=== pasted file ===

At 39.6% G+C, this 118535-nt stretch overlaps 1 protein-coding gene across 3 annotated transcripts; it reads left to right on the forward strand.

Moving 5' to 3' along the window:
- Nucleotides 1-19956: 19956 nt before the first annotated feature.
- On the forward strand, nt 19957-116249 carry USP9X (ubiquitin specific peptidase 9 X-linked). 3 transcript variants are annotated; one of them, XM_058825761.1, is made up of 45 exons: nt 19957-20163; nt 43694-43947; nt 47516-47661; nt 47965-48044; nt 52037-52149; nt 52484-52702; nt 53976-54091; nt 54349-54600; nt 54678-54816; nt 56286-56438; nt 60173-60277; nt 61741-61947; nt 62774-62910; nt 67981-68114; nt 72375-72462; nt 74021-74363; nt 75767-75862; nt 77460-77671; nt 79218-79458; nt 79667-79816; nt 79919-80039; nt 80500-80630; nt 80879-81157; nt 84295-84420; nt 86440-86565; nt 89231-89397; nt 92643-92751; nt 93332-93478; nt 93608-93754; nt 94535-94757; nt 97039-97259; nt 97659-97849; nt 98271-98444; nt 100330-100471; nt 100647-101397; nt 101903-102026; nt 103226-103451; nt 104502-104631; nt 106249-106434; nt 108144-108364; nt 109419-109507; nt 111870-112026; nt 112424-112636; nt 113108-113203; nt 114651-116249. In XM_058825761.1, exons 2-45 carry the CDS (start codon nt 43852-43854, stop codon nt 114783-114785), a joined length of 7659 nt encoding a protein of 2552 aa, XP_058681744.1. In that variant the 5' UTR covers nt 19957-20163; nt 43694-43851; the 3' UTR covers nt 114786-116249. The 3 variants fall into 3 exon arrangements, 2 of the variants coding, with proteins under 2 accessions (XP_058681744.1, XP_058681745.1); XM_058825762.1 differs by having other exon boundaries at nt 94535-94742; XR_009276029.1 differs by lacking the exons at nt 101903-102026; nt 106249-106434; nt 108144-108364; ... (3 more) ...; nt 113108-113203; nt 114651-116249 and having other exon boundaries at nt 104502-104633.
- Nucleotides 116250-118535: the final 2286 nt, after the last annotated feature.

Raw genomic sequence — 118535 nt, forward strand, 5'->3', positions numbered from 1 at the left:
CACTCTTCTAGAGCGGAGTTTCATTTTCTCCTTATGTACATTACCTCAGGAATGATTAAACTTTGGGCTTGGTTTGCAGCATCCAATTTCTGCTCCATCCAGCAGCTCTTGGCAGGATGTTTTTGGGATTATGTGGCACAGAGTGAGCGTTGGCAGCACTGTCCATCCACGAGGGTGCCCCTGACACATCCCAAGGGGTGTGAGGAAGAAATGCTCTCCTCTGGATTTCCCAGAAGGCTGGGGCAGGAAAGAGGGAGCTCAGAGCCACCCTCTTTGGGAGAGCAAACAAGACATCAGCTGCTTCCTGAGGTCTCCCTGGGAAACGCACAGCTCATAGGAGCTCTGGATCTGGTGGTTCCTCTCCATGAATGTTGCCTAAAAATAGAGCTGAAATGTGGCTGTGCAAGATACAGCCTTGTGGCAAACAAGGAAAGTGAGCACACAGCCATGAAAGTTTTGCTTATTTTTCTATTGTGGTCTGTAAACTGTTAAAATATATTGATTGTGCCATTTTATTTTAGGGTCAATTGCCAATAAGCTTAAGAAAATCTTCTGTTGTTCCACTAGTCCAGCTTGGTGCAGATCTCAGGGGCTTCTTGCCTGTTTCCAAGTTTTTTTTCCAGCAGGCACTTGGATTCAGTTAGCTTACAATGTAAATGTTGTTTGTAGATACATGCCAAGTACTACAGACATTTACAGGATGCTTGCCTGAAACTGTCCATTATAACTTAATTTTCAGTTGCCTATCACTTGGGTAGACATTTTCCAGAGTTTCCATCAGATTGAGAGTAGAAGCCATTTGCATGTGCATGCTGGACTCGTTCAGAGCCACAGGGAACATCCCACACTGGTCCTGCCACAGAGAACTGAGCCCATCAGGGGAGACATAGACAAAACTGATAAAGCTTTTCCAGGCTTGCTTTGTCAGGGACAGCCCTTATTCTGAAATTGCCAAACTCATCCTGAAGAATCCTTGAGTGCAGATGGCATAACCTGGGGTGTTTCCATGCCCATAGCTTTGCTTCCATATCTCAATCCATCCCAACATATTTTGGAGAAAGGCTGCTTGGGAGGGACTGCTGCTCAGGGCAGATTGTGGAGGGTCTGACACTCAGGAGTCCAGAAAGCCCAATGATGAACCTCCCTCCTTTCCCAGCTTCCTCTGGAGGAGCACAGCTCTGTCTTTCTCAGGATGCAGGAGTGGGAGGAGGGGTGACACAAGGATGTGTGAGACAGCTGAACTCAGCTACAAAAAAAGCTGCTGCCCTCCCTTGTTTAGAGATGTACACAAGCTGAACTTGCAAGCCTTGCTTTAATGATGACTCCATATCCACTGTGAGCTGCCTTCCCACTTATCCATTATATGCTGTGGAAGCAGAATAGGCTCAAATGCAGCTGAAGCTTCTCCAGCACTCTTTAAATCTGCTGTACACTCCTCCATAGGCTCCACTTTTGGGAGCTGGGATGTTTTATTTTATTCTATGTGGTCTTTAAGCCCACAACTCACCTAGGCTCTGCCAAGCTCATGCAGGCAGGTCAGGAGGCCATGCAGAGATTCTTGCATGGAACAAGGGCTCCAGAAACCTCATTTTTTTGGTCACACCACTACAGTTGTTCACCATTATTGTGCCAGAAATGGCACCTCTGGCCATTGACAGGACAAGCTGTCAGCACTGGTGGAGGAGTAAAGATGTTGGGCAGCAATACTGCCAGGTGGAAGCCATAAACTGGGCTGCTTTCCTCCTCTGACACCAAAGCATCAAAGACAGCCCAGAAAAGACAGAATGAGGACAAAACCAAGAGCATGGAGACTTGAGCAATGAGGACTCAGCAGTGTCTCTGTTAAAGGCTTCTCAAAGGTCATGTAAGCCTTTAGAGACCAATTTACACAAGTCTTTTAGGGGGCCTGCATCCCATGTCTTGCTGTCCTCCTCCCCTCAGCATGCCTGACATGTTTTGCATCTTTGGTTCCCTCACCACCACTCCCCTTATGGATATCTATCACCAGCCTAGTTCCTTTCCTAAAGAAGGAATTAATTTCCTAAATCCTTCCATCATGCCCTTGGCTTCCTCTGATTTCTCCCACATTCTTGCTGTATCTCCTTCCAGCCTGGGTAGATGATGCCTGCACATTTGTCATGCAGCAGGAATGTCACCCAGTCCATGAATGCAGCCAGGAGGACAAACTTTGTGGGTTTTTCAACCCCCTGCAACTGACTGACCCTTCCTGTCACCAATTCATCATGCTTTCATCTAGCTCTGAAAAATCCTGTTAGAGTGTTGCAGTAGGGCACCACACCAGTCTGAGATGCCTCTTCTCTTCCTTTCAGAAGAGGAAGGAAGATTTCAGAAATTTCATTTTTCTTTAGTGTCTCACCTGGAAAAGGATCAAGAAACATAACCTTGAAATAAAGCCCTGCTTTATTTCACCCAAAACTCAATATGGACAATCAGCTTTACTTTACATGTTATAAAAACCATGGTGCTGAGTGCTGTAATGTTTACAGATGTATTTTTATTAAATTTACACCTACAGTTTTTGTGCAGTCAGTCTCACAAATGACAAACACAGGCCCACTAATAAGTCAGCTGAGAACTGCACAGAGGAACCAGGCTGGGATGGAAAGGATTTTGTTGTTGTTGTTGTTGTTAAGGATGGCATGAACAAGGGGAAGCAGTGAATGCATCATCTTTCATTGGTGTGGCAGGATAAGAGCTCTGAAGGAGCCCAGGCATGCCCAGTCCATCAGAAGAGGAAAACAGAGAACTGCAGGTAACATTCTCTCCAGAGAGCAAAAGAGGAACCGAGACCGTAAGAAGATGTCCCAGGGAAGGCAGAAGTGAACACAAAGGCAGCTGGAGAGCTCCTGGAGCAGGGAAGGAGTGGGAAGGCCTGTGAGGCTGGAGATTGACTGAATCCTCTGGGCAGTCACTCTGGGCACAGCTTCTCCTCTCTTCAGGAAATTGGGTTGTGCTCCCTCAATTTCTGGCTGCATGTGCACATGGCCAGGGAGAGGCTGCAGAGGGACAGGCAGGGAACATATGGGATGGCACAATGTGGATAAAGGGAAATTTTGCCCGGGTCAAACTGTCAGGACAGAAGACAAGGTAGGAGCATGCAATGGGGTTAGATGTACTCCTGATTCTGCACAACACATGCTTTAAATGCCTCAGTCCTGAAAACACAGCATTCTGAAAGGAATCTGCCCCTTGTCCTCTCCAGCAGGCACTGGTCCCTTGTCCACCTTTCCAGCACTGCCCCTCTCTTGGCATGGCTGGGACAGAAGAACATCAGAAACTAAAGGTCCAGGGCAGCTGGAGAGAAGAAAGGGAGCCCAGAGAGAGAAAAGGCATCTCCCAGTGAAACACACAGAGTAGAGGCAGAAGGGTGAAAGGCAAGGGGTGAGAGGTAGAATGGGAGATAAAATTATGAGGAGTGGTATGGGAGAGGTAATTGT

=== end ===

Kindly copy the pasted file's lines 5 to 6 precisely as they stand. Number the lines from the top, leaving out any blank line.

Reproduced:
- Nucleotides 116250-118535: the final 2286 nt, after the last annotated feature.

Raw genomic sequence — 118535 nt, forward strand, 5'->3', positions numbered from 1 at the left: